Music — K.D. Bell - Local Bluesman Dies At Age 61

Local bluesman leaves a legacy of first-class music K.D. Bell, a regular at Manchester clubs and festivals, dies at age 61

By Dan Szczesny [] 

The last time I heard K. D. Bell play was in Salem, in the tiny lounge of a chain hotel.

His band was squeezed uncomfortably behind two pillars and a fence behind the bar. There were, maybe, 10 people at the bar. There was no dance floor.

K.D. appeared, dressed impeccably as always, in a bright red suit and hat. And instead of burning through the set to collect his check, he simply changed his style and music to accommodate the venue. He played the blues, but he played it slow and personal. He walked up to and met everyone in the bar. He sat on a stool next to some ladies and sang directly to them. He introduced his band, and gave them each a chance to play, to explore their sound and instruments. Sometimes, he came over and sat down and watched them, and applauded them.

During an intermission, I asked him if it bothered him to be playing to a nearly empty room this far along in his career.

“I only need one person to play to,” he said, and he laughed.

Frederick C. “K.D.” Bell died of congestive heart failure on Sept. 8. He was 61.

He was a friend of HippoPress and he was a friend of mine. But then again, K. D. tended to become friends with just about anyone he met.

Back in 2001, when HippoPress was previewing the first city Jazz and Blues Festival, we needed one of the performers to pose for our cover for a photo shoot. None of them knew who we were, none were willing to set aside time. Except K.D. He didn’t ask who I was. He asked when he should be here, and what he should wear. K.D. did this because he was a consummate professional. He did it because he never, ever, turned down publicity if he could help it. And he did it because he just liked meeting new people.

We spent three hours shooting K.D. along the railroad tracks and in the Pandora mill building and he never once looked at his watch. Instead he’d pass the time between shots, telling stories.

He was born in Union Springs, Ala. and hit the road as a musician as soon as he could walk, to hear him tell it. His resume was impressive: he studied drums with Sonny Payne of the Count Basie Orchestra; he played behind the drum kit with Luther “Guitar Jr.” Johnson, Wilson Pickett, the Drifters, Ben E. King and Wayne Cochran. He performed with James Brown, LaVerne Baker and the Coasters. But he would never drop those names; he’d leave that to others.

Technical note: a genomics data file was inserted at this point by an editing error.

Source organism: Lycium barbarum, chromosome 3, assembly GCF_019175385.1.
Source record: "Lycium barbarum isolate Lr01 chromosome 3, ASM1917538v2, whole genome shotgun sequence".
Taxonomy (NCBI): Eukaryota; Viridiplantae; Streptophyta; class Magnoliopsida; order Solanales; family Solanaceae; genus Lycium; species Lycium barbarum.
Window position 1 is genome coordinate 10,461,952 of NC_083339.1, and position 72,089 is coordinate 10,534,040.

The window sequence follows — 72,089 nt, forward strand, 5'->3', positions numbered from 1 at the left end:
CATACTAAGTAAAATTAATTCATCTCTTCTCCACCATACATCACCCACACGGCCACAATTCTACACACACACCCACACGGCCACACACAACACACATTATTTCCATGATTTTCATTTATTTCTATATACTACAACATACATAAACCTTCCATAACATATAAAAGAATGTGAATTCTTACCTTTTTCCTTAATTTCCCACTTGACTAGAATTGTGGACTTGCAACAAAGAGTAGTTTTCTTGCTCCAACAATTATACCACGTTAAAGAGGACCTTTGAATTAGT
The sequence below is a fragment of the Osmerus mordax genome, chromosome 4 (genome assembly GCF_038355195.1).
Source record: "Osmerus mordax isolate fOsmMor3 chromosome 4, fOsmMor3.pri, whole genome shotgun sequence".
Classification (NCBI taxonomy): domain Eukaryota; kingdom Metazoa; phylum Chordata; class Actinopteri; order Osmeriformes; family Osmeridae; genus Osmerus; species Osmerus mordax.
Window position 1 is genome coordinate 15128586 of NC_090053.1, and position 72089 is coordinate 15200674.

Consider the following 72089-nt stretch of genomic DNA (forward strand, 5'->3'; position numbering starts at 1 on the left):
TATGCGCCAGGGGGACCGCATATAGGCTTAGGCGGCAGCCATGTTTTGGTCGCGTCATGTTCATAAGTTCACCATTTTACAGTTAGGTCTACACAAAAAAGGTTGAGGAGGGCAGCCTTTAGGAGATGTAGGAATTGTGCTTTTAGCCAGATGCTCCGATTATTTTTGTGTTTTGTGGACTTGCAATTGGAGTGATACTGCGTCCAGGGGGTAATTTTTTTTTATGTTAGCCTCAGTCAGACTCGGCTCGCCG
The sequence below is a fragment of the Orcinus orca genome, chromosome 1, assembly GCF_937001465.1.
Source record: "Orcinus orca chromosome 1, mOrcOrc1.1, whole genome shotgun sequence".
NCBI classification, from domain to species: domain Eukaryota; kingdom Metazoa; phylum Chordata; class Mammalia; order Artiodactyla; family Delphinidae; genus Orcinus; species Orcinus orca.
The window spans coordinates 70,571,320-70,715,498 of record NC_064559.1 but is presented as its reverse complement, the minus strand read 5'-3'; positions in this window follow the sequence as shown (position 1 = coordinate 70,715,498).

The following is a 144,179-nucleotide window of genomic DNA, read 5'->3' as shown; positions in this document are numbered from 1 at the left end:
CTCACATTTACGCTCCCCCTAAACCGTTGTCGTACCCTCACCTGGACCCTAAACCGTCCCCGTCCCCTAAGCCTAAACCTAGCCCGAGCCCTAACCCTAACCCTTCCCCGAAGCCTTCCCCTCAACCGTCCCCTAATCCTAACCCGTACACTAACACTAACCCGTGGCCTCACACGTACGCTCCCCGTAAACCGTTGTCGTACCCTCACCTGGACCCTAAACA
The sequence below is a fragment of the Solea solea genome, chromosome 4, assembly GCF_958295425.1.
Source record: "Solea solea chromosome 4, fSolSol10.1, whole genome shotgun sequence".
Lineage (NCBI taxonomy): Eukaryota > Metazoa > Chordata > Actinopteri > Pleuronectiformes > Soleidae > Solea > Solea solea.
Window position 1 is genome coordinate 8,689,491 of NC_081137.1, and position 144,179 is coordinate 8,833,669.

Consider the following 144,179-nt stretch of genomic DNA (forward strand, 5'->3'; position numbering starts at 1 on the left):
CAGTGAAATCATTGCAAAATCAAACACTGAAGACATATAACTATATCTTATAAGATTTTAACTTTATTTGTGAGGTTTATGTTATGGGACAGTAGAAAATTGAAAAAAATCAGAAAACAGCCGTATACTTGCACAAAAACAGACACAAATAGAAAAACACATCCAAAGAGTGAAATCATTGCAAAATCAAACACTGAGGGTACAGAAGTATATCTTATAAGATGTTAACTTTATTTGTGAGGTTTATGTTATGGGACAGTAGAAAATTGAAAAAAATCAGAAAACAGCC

Instead, when K.D. told stories, he’d talk about his love of fishing, his regret at not being able to find his favorite foods, like cow tongue, in New Hampshire. And he had much to say about style.

“We do require you dress properly,” he told us for that first interview with him, which appeared in the June 7-13, 2001, edition of HippoPress. “You have to look good to play good—those are my rules. My hardest problem is deciding what to wear. See, when I perform, I do two shows, two complete changes; three shows the same thing. A total change, suit to hat. I don’t even wear the same hat twice.”

K.D. made such an impression at that first festival that Mayor Bob Baines personally asked him back to the second. But again, K.D. would probably come to play regardless of whether it was a mayor or just a bar fan who would ask. In fact, he ended up in New England because he was asked. In 1968, his then-wife, who was pregnant at the time went to visit her sister in Maine. He got a phone call that the baby was coming, so he came too, and pretty much stayed in New England ever since.

In fact, the only thing more important to K.D. than his music was his family. In the end, when hundreds of mourners gathered on Saturday in Kingswood Regional High School in Wolfeboro for a memorial service, K.D. was leaving behind 20 grandchildren. In all, he had lived in Portsmouth, Laconia and finally Milton, with his new wife Lorane Smith, whom he met at a gig and married at K.C.’s Rib Shack in Manchester.

K.D. cast a towering blues shadow around Manchester, having played regularly at the Charles Club, Strange Brew Tavern, Black Brimmer and especially at K.C.’s. K.D. had a regular weekly gig there and would often stop by unannounced to watch or sit in when other bands were on the stage. He was the godfather of blues to dozens of young blues performers and they all knew it.

At the memorial service, dozens of musicians stepped up to the mike to tell stories of K.C.’s encouragement or friendship, how the older bluesman would always move aside and urge on younger players, regardless of whether they were any good or not. The blues to him was less about the instruments, and more about the soul. A lone drum set sat on the stage behind the speakers, a symbol of K.D.’s beginnings as a drummer. His name is the abbreviation for King Drummer, the title handed to him by the older blues men he played behind. As a testament to K.D.’s blues soul, the memorial service ended with the whole auditorium singing “Amazing Grace” as K.D. himself had wished.

In the end, Mr. Alabama was a classy guy, someone who gave and someone who cared. He was a superstar in his profession who didn’t act like one, and that that made him even more special. “I think a great part of being a good entertainer, beyond expectations, is to be a good person and to be part of the people.,” K.D. said.

K.D. was all three, and he will be missed.

—Dan Szczesny


2004 HippoPress LLC | Manchester, NH